Cyprus Mail
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Our View: Not all investors were ‘tricked’ by the banks

Scenes from one of the numerous bondholders demonstrations outside the Bank of Cyprus (Photo: Christos Theodorides)

ONE OF the most vociferous pressure groups in the last few years has been the Capital Securities Association which is made of the former holders of what were known as convertible enhanced capital securities, issued by the Bank of Cyprus and the now defunct Laiki Bank. We say ‘former’ because these securities were eventually converted into equity which was wiped out by the banking meltdown of 2013.

But the members of the association have never stopped protesting about this injustice and demanding they are compensated by the banks for the losses they suffered. They have staged many demonstrations – some violent – in their effort to pressure Bank of Cyprus into compensating them because they claim they had been duped. While there may be an element of truth in their claim, it was not the case that they had all been tricked by the banks.

They were not obliged to put their money into convertible bonds at gunpoint by bank clerks but freely chose to do so because of the high annual return being offered. And it is very difficult to believe that many of those now protesting were unaware of the fact that a high return was offered by the banks because there was a higher risk. Bank staff may have sold the product aggressively to meet the targets set by management desperate to raise cash and they may have downplayed the risk factor to their customers but the latter also had a responsibility to read the prospectus that explained all risks involved.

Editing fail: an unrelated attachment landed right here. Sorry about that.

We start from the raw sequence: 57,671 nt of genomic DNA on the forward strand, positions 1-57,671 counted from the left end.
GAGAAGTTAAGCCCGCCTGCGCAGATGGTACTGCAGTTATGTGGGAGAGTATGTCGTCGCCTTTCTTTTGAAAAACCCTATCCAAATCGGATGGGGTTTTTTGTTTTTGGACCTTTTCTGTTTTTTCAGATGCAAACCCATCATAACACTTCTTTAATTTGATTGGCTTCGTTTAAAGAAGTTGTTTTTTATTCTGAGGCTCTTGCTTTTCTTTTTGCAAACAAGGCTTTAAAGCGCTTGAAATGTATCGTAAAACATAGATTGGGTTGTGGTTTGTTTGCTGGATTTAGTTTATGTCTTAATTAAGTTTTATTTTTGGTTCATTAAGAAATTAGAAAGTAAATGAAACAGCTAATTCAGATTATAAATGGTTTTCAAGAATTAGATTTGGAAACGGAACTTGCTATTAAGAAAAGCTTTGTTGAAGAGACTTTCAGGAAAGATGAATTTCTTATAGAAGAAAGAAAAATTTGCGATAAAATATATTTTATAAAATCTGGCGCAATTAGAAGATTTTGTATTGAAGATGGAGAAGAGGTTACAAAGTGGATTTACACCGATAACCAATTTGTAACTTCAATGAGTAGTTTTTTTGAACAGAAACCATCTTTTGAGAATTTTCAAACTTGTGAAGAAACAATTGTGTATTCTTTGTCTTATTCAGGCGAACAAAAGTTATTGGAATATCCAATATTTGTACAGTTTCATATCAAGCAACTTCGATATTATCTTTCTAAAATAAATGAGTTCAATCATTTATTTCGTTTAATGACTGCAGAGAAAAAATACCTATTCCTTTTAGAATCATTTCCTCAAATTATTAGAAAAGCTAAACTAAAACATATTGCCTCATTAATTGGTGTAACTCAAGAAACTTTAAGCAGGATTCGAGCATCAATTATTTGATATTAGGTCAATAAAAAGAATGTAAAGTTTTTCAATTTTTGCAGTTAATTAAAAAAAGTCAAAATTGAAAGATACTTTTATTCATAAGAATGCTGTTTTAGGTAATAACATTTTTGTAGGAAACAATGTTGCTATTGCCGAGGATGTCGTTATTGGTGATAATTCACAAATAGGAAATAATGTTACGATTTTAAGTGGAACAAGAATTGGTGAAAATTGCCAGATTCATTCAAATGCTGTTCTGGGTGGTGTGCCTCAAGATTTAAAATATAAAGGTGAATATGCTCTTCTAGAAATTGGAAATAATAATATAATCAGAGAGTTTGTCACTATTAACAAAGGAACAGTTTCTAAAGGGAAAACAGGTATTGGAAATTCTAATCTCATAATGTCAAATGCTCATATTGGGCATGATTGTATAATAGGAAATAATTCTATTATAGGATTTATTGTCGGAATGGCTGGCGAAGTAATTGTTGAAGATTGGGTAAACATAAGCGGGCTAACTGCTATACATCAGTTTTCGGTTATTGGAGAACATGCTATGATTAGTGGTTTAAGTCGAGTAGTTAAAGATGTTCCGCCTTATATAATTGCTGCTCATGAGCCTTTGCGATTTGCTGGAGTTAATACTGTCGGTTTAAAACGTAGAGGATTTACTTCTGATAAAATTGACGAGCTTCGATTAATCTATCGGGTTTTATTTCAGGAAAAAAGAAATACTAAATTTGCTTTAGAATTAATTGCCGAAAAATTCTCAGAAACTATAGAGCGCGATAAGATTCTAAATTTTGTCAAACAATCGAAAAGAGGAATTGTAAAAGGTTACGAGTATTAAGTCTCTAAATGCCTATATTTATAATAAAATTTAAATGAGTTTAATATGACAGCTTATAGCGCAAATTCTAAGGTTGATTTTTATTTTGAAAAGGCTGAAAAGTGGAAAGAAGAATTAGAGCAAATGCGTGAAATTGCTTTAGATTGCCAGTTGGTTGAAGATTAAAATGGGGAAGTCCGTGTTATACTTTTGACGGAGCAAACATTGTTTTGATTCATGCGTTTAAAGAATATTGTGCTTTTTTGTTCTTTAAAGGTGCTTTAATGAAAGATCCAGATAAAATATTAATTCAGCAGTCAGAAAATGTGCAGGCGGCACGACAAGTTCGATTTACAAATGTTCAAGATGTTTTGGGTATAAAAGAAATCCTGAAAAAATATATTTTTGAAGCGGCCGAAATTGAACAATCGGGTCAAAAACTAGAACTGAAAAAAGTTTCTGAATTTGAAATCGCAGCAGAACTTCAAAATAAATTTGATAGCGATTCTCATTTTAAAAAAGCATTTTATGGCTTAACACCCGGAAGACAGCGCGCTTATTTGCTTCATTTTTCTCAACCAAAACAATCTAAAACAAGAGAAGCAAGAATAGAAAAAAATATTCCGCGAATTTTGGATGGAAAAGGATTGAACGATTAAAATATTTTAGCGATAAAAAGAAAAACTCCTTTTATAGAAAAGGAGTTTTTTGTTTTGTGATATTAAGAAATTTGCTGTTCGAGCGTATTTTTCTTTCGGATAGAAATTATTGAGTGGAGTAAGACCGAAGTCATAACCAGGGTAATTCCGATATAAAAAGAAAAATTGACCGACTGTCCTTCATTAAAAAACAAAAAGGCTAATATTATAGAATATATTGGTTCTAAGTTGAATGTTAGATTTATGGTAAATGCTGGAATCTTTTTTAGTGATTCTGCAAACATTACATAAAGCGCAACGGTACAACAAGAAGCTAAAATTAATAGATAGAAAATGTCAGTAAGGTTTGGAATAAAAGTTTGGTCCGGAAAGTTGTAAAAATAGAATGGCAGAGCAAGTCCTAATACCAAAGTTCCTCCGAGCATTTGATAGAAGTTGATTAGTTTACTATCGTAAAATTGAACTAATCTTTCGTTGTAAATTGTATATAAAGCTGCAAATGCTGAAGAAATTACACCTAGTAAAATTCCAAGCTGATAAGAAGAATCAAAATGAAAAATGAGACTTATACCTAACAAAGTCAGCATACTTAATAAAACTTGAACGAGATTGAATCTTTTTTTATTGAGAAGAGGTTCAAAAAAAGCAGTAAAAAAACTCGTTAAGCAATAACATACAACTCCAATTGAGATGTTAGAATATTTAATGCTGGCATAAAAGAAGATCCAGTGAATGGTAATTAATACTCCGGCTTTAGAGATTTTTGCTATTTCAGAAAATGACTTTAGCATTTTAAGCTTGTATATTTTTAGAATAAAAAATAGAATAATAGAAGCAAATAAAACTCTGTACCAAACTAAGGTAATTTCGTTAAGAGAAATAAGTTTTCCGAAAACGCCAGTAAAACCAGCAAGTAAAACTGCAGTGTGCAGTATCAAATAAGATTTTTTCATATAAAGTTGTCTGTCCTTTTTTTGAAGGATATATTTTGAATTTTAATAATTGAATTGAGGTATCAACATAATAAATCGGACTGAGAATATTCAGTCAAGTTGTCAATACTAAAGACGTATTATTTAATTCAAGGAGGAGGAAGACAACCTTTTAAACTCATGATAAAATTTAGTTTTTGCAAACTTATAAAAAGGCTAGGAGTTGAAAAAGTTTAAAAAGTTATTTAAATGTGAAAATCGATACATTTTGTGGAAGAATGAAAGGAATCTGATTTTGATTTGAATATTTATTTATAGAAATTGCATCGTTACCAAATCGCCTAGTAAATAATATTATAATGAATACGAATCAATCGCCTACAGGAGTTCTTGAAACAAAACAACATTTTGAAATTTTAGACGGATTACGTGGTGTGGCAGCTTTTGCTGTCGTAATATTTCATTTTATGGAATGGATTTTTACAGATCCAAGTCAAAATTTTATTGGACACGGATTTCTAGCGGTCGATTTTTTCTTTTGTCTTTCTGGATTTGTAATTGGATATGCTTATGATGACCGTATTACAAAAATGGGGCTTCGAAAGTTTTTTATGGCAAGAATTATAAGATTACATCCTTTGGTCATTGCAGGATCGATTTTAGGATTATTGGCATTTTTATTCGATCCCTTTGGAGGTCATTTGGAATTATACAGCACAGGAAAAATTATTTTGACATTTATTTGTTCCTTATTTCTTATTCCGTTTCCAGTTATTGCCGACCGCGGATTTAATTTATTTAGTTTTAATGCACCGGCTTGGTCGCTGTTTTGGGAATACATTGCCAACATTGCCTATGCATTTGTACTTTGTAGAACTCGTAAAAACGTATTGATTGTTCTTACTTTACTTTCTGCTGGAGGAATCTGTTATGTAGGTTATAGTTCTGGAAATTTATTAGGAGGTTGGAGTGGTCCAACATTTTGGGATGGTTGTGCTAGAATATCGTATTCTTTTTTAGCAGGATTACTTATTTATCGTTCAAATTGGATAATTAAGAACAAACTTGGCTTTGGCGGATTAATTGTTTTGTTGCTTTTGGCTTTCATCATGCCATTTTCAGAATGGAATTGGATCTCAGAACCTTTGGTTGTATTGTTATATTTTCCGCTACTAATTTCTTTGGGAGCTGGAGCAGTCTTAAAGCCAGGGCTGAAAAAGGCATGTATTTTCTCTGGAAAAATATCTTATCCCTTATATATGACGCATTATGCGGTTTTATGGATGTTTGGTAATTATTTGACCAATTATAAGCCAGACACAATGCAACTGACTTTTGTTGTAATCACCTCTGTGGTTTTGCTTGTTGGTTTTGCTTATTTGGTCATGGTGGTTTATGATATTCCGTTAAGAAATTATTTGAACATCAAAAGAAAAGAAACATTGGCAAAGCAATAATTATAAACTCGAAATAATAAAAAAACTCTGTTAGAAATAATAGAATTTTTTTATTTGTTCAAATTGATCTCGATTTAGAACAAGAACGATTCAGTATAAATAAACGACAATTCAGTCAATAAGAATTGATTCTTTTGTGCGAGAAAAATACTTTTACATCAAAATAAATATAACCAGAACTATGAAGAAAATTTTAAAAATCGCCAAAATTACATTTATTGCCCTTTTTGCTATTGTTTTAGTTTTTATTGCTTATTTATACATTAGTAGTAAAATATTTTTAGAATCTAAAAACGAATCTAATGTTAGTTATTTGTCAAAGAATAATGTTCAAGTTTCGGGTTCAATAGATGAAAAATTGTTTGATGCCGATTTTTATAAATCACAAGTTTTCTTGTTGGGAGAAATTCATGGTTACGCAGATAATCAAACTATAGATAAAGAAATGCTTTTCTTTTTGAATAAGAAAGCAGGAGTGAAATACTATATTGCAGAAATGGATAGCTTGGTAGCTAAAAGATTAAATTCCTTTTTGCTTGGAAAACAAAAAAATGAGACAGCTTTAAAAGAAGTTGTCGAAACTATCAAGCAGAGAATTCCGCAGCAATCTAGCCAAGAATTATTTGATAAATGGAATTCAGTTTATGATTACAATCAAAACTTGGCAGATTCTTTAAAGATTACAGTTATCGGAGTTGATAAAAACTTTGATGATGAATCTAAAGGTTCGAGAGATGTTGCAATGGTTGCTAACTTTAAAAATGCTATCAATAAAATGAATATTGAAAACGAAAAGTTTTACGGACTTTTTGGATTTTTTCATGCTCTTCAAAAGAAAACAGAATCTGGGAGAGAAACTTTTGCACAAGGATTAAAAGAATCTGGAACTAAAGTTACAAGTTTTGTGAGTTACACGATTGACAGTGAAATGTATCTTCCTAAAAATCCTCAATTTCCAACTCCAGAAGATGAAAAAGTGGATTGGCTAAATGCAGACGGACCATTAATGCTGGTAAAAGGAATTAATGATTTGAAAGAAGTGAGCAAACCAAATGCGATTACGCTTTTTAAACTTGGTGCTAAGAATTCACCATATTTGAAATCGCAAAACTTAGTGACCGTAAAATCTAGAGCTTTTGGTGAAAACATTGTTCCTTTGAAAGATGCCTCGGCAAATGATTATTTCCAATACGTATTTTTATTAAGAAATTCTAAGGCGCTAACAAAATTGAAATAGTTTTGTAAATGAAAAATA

The product was also sold to people who did not have a clue about convertible securities and would not have understood the accompanying prospectus. These people have a legitimate claim to compensation, because bank employees had exploited their ignorance and in so doing were in violation of the law. They are now being used by the ‘informed investors’ who have decided that everyone must be compensated.

The Bank of Cyprus, understandably, has rejected the association’s demand for “collective and general compensation” and invited its members to pursue their claims in the courts. It conceded that it would offer relief to certain holders of this product who could not be classed as ‘informed investors’ – presumably because it would lose a court case against them, and not for humanitarian reasons.

This seemed a perfectly reasonable resolution to a long-running dispute, but on Wednesday it was revealed that President Anastasiades had made promises of compensation to the bondholders that he had no right to make as he has no authority over the Bank of Cyprus. How the dispute will now develop is anyone’s guess. We just hope Anastasiades is not entertaining the idea of compensating the bondholders with public funds.

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